July 18, 2019
When I set out to write a solo show in the winter of 2017, I just wanted to see if I could. I had spent the previous summer working at a professional theater festival, where a popular refrain was, “Create your own opportunities.” Back in college, when I saw a Solo Performance class offered, I groaned. Theater allows people to be together in a singular way: the actors and the audience share an experience that exists apart from the hustle of daily life. What would be the point of being up there alone? That kind of attention seemed self-indulgent, unnecessary, and terrifying. But the acuteness of my fear felt like a sign. Plus, I figured, no one would ever see it.
Before describing what came next, something else should be said about that winter. On January 20, 2017, my mother slipped in the supermarket. What for some may have been an embarrassing blip in a long day of errands, was for my mom enough to shatter bones and set off a series of events that would keep her in the hospital for three months. The answer to “Why?” is simple: lupus. This fall provided further proof of the havoc decades of dependence on corticosteroids will wreak on the body. My mother lay in Morristown Memorial Hospital, my father and younger brother held down the homefront, and I got to escape back to Providence, Rhode Island to play the role of student. So, even though I didn’t want to make a play about what was happening a couple hundred miles away, it was hard to think about anything else.
Interviewing my mom for this play, I wasn’t interested in framing the discussion around what lupus has taken from her. She told me her stories, which lupus moves through as one of many threads in the tapestry of her life. She’s not a character reducible to the label of “Victim” or “Hero”. Rather than fixating on traumatic events, our attention drifted to the small, daily tragedies and victories that are often overlooked compared to the less common moments of crisis. Though less extreme than the ER visits and catastrophic falls, these details offer a more accurate depiction of life with chronic illness. Yet, they are so rarely examined. I’ve observed how living with a chronic illness often asks the individual to testify to their experience–to justify its seriousness or to brush off its consequences. There is vulnerability and exhaustion in trying to make people understand but there isolation and convenience in staying quiet, especially when even reviewing a medical history with a physician can be harrowing. With lemons, I wanted to give my mother a platform to be heard but relieve her (temporarily) from having to advocate for herself.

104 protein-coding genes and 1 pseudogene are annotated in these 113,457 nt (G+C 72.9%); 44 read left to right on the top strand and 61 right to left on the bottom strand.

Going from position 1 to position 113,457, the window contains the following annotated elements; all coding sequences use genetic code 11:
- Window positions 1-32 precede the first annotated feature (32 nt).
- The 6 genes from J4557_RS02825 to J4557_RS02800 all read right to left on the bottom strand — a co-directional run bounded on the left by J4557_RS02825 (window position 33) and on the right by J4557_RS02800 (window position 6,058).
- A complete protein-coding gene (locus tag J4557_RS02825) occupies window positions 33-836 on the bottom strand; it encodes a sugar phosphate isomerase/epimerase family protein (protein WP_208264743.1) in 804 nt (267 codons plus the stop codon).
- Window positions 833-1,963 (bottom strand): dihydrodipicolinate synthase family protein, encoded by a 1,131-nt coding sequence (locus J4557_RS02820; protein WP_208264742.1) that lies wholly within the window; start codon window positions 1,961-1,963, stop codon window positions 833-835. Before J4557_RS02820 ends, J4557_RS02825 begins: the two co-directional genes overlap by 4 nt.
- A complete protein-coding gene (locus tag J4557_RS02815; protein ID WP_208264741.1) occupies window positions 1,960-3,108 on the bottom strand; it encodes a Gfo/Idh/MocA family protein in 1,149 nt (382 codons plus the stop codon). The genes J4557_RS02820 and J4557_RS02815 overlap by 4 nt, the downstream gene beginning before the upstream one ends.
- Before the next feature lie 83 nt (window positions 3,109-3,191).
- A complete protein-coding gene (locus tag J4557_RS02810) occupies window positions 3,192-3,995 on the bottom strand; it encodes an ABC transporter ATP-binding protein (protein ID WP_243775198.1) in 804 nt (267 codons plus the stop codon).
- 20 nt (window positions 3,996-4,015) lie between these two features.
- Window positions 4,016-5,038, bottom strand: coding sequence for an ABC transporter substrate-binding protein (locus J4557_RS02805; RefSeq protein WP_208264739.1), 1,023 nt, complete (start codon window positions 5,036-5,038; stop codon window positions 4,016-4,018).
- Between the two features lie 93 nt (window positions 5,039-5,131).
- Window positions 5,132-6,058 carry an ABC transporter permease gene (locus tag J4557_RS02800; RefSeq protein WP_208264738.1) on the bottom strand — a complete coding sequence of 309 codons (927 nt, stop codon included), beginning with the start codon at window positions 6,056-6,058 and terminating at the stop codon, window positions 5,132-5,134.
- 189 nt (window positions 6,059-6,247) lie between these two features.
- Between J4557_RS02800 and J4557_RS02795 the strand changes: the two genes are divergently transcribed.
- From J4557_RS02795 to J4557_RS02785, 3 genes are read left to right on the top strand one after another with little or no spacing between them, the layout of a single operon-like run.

Although I do not have lupus, I’ve never lived without it, never had a mother who does not have it, and never been aware of the body without knowing bad things can happen to it. “The Lupus Experience” may not be my story to tell, so this play does not attempt to: what started as a play about lots of people’s bodies became a play about one person’s body, which then became a play called lemons about a mother and daughter sharing their experiences. That means leaving space for pain and for luck. Unlike so many, my mother has access to top healthcare, a meaningful career, friends and family to support her, and much more.
In short, lemons is full of joy, bitterness, and humor. The first production will be part of NYC Summerfest at Manhattan’s Hudson Guild Theater on 8/29, 8/31, and 9/1. here. The United Solo production of lemons will take place 10/30 at Theatre Row on 42nd St.
I have been a member of the LRA community for over a decade, and I am so grateful to be able to share this with you all now. I am inspired by your vibrancy, passion, and accomplishments. Thank you and hope to see you at the theater!